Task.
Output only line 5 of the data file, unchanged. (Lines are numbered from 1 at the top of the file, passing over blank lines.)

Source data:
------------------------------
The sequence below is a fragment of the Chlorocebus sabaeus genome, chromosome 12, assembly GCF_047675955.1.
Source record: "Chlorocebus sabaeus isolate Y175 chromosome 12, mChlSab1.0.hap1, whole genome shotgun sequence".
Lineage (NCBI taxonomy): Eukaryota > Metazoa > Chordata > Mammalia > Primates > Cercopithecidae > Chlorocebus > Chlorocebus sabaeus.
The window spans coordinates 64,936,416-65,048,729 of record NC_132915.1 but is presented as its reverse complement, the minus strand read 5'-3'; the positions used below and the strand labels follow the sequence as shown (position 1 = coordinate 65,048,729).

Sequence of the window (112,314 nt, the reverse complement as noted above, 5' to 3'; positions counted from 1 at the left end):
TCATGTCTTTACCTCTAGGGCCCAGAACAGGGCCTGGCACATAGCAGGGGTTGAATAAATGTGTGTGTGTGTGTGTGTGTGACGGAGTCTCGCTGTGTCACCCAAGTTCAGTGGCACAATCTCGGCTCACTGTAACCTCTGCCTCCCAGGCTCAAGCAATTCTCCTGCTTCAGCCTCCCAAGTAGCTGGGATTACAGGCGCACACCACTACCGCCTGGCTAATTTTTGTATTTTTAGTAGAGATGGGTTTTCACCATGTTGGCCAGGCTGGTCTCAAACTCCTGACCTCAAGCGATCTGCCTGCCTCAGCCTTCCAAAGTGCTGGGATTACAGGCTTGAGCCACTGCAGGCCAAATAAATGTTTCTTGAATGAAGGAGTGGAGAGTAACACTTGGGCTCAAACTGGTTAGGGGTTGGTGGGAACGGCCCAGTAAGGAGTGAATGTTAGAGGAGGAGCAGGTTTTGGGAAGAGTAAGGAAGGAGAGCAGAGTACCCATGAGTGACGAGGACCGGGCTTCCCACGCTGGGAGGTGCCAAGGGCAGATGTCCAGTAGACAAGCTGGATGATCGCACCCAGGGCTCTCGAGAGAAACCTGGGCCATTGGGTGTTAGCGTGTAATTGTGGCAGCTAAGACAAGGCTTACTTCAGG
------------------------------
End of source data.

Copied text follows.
Sequence of the window (112,314 nt, the reverse complement as noted above, 5' to 3'; positions counted from 1 at the left end):